Contrary to Jamie O’Neal’s poignant sentiments from the hit country song, there is indeed an Arizona. I just visited it. I arrived in Phoenix too late to enjoy the immediate glow of the Patriots 28-24 Super Bowl victory over the Seahawks, but the energy generated from the Pats’ epic triumph had not yet dissipated. Patriot apparel was still to be seen.
My Phoenix visit was prompted by an invitation to visit Arizona State University to speak to some classes and do a book signing for (plug, plug) my book FAHIM SPEAKS: A Warrior-Actor’s Odyssey from Afghanistan to Hollywood and Back.
My co-author, Fahim Fazli, is a Hollywood actor who returned as an interpreter to his native Afghanistan, where I met him in 2010 when I was on special assignment there with the Marine Corps. Our book subsequently received some nice reviews, and an ASU professor actually made it required reading for a history course. Hence, our invitation to Phoenix. (Tempe, actually.)
Fahim and I were pleased to accept Professor Mark Von Hagen’s invitation to meet his class and we were also pleased to receive other invitations, such as to speak to a Hollywood Film History class. Student veterans from the Pat Tillman Center helped with the book signing event and local interest in FAHIM SPEAKS was apparent, perhaps prompted by the fact that Fahim has a small role in the mega-hit AMERICAN SNIPER.
But significantly, Fahim earlier had a role in a “Pat Tillman” Hollywood film project, so a visit to ASU to visit the Sun Devils made sense on other levels.
Tillman was the ASU Sun Devil football standout who went on to become one of the NFL’s leading tacklers with the hometown Arizona Cardinals. But marching to the beat of his own drummer, Tillman walked away from his big NFL contract and joined the army after the 9/11 attacks. After the 1941 Pearl Harbor attacks numerous big leaguers put on their country’s uniform—everyone from to Joe DiMaggio to Ted Williams. But after 9/11, Tillman was the only major league pro athlete to go into harm’s way. Sadly, Tillman was killed by friendly fire in Afghanistan. ASU’s Sun Devils prominently honor his legacy.
After Pearl Harbor was attacked, numerous Hollywood stars—everyone from Clark Gable to Jimmy Stewart—put on their country’s uniform and went into harm’s way. Herman Goering, the head of Nazi Germany’s Luftwaffe, actually put a bounty on Gable’s head. While visiting the Tillman Center it occurred to me that Fahim was probably the only Hollywood SAG (Screen Actor’s Guild) member to put on a uniform and go into harm’s way following the 9/11 attacks. Fahim also had an enemy (the Taliban) that put a bounty on HIS head. I was proud to note that my friend had much in common with both Clark Gable and Pat Tillman.
The Arizona visit was a whirlwind of class visits, media interviews, and book signings. An ASU friend of Senator John McCain asked that we sign a book for the senator, and my inscription reminded McCain that he had many friends in New Hampshire, which the senator has often called his “second favorite state.”
And Arizona is now MY second favorite state. I was filled with warm feelings when I later boarded a plane to return to N.H. I would need those warm feelings. My flight to Manchester airport got in after midnight. It was below zero. My Nissan Sentra had two feet of snow on it and wouldn’t start. All I had on was the light jacket I’d worn to Arizona. Aye carumba!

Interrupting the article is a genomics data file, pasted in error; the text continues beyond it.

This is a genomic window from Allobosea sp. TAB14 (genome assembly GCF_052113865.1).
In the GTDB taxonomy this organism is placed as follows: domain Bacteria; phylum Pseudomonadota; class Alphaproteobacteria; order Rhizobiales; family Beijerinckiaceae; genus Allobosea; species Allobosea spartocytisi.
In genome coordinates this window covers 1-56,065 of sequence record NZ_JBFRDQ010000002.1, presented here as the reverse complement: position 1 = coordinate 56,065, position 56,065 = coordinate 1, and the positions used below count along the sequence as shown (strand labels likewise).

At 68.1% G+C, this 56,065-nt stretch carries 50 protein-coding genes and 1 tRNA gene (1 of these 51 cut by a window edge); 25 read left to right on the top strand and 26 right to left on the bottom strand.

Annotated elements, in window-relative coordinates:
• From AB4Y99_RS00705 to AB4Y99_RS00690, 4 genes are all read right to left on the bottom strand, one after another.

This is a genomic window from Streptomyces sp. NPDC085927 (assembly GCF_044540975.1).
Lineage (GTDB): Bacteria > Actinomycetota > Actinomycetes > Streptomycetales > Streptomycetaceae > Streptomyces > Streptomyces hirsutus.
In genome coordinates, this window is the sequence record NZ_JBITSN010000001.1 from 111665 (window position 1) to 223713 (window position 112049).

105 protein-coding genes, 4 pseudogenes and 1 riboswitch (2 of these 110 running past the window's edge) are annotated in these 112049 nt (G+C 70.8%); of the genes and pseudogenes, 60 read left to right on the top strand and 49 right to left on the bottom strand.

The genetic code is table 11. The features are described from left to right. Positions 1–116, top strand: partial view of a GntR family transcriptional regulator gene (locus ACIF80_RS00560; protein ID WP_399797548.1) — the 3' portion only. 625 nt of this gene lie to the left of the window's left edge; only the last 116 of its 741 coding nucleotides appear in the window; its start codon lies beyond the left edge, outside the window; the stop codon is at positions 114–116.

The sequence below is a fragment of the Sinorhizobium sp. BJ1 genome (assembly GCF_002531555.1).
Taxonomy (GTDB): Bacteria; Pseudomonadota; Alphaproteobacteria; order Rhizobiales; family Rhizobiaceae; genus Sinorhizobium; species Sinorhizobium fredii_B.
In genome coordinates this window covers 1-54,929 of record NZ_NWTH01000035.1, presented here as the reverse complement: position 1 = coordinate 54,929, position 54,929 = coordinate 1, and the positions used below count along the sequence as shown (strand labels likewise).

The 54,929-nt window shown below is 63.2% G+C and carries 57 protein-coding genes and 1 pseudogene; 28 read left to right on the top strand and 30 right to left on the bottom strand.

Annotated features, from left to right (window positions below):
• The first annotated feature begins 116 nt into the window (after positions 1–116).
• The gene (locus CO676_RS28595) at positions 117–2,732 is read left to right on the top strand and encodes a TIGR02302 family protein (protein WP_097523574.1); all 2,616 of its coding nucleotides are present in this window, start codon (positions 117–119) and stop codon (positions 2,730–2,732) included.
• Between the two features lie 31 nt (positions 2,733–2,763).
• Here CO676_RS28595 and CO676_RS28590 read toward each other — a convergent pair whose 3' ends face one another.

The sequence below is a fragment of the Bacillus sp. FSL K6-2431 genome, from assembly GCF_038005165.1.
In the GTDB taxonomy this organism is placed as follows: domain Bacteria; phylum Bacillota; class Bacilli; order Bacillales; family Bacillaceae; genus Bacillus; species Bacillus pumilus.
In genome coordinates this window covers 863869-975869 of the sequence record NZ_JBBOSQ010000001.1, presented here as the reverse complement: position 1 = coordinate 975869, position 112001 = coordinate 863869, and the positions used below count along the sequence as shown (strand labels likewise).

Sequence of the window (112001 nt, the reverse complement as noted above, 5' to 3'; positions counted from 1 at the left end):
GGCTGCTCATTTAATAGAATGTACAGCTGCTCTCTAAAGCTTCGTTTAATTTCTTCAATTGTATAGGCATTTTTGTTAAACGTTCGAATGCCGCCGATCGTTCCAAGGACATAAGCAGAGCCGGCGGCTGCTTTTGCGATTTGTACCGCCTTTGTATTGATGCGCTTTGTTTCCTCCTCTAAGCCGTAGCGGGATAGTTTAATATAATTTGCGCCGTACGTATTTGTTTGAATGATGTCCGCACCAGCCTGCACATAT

It all had the makings for a Jamie O’Neal country song, if only it was a truck that wouldn’t start, instead of a car!
THE TAXMAN COMETH
Super Bowl MVP Tom Brady is facing a $60,500 bill from the IRS just for winning the game, according to internet sources.
Americans for Tax Reform claims Brady will have to pay $42,000 on his share of the $97,000 he won for playing in the title tilt, and another $18,500 for giving away the red Chevy Colorado pickup truck he won for being MVP to teammate Malcolm Butler, who made the game-saving interception. “No good deed goes unpunished,” as the saying goes.
Readers will recall observations in this space last year about how various government taxes and fees appropriated MOST of Phil’s earnings after Mickelson won the Scottish and British Opens a couple years ago. Now the current administration in Washington wants to further raise taxes on successful, hard-working achievers—while a majority of citizens pay no income taxes at all. At some point, the Phil Mickelsons of the world are going to say “Why bother to compete?”
Tiger Woods’ recent “82” reminded me of a quote by the late, great commentator, Paul Harvey, after he noticed that Jack Nicklaus had shot an “83” in the first round of the British Open: “All my life I’ve wanted to play golf like Jack Nicklaus. Now I do.”
Who was the first 50-year-old driver to win a 500 mile race? (Answer follows)
Born Today …
That is to say, sports figures born on February 19 include Czech tennis player and one-time U.S. Open winner Hana Mandlikova (1962) and NBA standout Mike Miller (1980). Miller was a teammate of Concord’s Matt Bonner at the University of Florida.
Michael Moffett is a Professor of Sports Management at NHTI, Concord’s Community College. He recently co-authored the critically-acclaimed and award-winning “FAHIM SPEAKS: A Warrior-Actor’s Odyssey from Afghanistan to Hollywood and Back” (with the Marines) — which is available through Amazon.com. His e-mail address is email@example.com.